This article is a reply to Dominic McIver Lopes, 'Shikinen Sengu and the Ontology of Architecture in Japan,' published in The Journal of Aesthetics and Art Criticism 65 (2007). The reply explains how the standard ontology of architecture is able to accommodate Japanese shrines such as Ise Jingu.
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  43. Rafael De Clercq (2004). The Legitimacy of Modern Architecture. Philosophical Forum 35 (2):135–146.
    The aim of this article is to reconstruct and evaluate the main argument in Roger Scruton's book The Classical Vernacular: Architectural Principles in an Age of Nihilism.
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  44. Jasper de Haan & Michael Speaks (1996). The Critical Landscape. Monograph Collection (Matt - Pseudo).
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  45. Richard De la Riva, Architecture and Music : On Rhythm, Harmony and Order.
    This paper examines the relationship of architecture to music in terms of rhythm, harmony and order in both the Greek Antiquity and the early Middle Ages. These basic concepts are crucial because they emphasize 'fullness' of experience and demonstrate the extent to which our own regulating experience of the world has become empirical (or formal). The discussion thus places architectural theory within the movement of ideas between mythical thought and metaphysical construct; it places architectural practice within the movement between bodily (...)
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  46. Mark H. Dixon (2009). The Architecture of Solitude. Environment, Space, Place 1 (1):53-72.
    As a spiritual or meditative practice solitude implies more than mere silence or being alone. While these are perhaps indispensablecomponents, it is possible to be alone or to live in silence and nevertheless be unable to reconfigure these into genuine solitude. Solitude is also more than being in some remote or inaccessible place. Even though geographical isolation might be conducive to solitude, with rare exceptions human beings have seldom sought solitude in complete seclusion in the wilderness. The places where human (...)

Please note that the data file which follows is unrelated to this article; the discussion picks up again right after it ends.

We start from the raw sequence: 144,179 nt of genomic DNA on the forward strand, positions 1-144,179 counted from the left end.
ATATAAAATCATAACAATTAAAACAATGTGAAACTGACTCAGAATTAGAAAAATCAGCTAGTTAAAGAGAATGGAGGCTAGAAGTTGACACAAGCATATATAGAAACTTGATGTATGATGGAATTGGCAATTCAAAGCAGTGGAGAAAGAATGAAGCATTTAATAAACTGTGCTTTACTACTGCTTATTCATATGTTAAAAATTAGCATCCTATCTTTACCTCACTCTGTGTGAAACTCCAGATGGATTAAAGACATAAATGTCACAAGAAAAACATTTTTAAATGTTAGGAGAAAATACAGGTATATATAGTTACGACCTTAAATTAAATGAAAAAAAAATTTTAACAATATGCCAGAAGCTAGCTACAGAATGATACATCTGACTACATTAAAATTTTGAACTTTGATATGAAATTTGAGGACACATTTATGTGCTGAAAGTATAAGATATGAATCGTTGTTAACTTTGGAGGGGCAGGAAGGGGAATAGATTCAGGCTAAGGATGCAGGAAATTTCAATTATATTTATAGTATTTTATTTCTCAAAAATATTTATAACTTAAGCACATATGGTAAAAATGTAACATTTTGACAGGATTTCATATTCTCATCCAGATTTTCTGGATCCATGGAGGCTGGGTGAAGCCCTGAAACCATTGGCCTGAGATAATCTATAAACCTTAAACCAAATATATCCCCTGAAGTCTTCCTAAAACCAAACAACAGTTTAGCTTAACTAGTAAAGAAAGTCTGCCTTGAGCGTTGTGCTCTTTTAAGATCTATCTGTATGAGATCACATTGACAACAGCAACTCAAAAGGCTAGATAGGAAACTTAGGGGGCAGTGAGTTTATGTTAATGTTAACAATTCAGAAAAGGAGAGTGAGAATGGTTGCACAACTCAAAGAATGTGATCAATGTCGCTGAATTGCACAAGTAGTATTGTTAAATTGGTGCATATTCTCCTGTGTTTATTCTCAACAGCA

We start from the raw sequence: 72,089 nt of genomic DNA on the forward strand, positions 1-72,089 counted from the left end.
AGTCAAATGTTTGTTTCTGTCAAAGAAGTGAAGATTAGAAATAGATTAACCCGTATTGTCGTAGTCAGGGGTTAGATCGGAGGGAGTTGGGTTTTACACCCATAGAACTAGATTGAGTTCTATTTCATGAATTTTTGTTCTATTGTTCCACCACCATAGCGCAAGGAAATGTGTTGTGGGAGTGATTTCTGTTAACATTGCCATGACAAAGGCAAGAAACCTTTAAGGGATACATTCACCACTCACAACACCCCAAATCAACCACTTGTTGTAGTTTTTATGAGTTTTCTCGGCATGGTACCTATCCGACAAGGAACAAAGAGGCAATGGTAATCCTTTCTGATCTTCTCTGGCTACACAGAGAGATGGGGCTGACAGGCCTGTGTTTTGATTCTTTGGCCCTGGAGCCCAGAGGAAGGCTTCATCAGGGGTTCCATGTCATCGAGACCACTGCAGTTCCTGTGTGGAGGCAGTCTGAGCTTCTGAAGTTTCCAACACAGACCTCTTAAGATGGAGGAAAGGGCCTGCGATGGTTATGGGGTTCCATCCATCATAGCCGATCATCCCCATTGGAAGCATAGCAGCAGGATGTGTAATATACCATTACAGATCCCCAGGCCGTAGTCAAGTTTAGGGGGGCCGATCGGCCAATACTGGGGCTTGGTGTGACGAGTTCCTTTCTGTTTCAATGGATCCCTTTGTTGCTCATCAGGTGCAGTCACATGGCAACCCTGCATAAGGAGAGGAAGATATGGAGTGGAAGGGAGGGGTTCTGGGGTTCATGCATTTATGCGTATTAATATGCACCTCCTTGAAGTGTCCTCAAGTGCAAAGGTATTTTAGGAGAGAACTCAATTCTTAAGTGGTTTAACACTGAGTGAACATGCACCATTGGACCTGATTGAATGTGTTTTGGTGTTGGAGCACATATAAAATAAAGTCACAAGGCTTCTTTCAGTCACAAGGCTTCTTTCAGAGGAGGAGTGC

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  47. Maria Isabel Aldinhas Ferreira (2012). Interactive Bodies: The Semiosis of Architectural Forms. Biosemiotics 5 (2):269-289.
    In this paper architectural forms are presented as symbolic forms issued from the complex semiosis that characterises human cognition (Ferreira (2007, 2010)). Being semiotic objects, these symbolic forms are, consequently, context- dependent_they emerge and have meaning, i.e., they are assigned a functional and/or aesthetic value, in particular physical, social and cultural frameworks. As it happens with all semiotic objects, architectural forms, whatever their nature, are not static but highly interactive. In fact, they act as agents of specific semiotic processes, engaged (...)
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  48. Filippo Fimiani (2010). Dal mondo dell'arte al regno delle ombre (e ritorno). Arthur Danto, Maya Lin e la bellezza interna. Aisthesis. Pratiche, Linguaggi E Saperi Dell’Estetico 3 (2).
    Arthur Danto asserts that Maya Lin’s Vietnam Veterans Memorial in Washington embodies the rhetoric paradigm of internal beauty’s meaning. However, the relationship to the Kant’s pulchritudo adhaerens is not an easy one: Danto’s recalls against the self-referent formalism of Greenberg’s Modernism and his tacit issues about the environmental non-monumentality of Richard Serra’s Minimalism, are, most importantly, haunted by the unquestioned spectral logic of the image embodiment. The beholders’ reflecting shape on the funeral Wall is, finally, both a pathetic index and (...)
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  49. Saul Fisher, Philosophy of Architecture. Stanford Encyclopedia of Philosophy.
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  50. Saul Fisher (2000). Architectural Notation and Computer Aided Design. Journal of Aesthetics and Art Criticism 58 (3):273-289.